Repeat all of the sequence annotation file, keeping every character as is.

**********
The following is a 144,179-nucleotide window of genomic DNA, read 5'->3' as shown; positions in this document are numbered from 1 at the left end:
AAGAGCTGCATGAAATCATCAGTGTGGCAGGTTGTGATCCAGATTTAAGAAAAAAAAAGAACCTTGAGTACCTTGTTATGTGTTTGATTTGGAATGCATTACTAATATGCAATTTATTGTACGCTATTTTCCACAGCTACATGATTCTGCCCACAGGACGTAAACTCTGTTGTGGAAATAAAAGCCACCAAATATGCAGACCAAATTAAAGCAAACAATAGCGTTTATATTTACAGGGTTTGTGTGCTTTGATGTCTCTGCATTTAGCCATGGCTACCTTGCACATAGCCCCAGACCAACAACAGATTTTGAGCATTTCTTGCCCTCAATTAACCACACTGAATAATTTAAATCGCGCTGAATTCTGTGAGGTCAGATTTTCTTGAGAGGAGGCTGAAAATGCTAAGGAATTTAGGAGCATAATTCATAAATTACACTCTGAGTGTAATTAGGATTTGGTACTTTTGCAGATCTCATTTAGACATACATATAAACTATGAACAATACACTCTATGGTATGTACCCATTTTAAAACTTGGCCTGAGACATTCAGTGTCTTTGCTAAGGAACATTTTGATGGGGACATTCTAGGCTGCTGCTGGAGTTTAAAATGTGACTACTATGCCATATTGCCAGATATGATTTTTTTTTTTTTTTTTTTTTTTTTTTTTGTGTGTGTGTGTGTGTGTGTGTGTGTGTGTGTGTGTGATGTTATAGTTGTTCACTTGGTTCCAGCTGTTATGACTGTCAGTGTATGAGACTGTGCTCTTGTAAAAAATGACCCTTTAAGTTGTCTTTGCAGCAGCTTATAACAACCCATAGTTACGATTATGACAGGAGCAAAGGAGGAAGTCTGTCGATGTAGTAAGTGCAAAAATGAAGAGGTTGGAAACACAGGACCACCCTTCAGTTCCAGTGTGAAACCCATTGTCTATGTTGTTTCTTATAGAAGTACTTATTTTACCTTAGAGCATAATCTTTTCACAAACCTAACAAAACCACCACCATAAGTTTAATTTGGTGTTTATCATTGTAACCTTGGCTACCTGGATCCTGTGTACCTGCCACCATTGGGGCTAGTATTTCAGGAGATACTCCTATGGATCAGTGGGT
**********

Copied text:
The following is a 144,179-nucleotide window of genomic DNA, read 5'->3' as shown; positions in this document are numbered from 1 at the left end:
AAGAGCTGCATGAAATCATCAGTGTGGCAGGTTGTGATCCAGATTTAAGAAAAAAAAAGAACCTTGAGTACCTTGTTATGTGTTTGATTTGGAATGCATTACTAATATGCAATTTATTGTACGCTATTTTCCACAGCTACATGATTCTGCCCACAGGACGTAAACTCTGTTGTGGAAATAAAAGCCACCAAATATGCAGACCAAATTAAAGCAAACAATAGCGTTTATATTTACAGGGTTTGTGTGCTTTGATGTCTCTGCATTTAGCCATGGCTACCTTGCACATAGCCCCAGACCAACAACAGATTTTGAGCATTTCTTGCCCTCAATTAACCACACTGAATAATTTAAATCGCGCTGAATTCTGTGAGGTCAGATTTTCTTGAGAGGAGGCTGAAAATGCTAAGGAATTTAGGAGCATAATTCATAAATTACACTCTGAGTGTAATTAGGATTTGGTACTTTTGCAGATCTCATTTAGACATACATATAAACTATGAACAATACACTCTATGGTATGTACCCATTTTAAAACTTGGCCTGAGACATTCAGTGTCTTTGCTAAGGAACATTTTGATGGGGACATTCTAGGCTGCTGCTGGAGTTTAAAATGTGACTACTATGCCATATTGCCAGATATGATTTTTTTTTTTTTTTTTTTTTTTTTTTTTGTGTGTGTGTGTGTGTGTGTGTGTGTGTGTGTGTGTGATGTTATAGTTGTTCACTTGGTTCCAGCTGTTATGACTGTCAGTGTATGAGACTGTGCTCTTGTAAAAAATGACCCTTTAAGTTGTCTTTGCAGCAGCTTATAACAACCCATAGTTACGATTATGACAGGAGCAAAGGAGGAAGTCTGTCGATGTAGTAAGTGCAAAAATGAAGAGGTTGGAAACACAGGACCACCCTTCAGTTCCAGTGTGAAACCCATTGTCTATGTTGTTTCTTATAGAAGTACTTATTTTACCTTAGAGCATAATCTTTTCACAAACCTAACAAAACCACCACCATAAGTTTAATTTGGTGTTTATCATTGTAACCTTGGCTACCTGGATCCTGTGTACCTGCCACCATTGGGGCTAGTATTTCAGGAGATACTCCTATGGATCAGTGGGT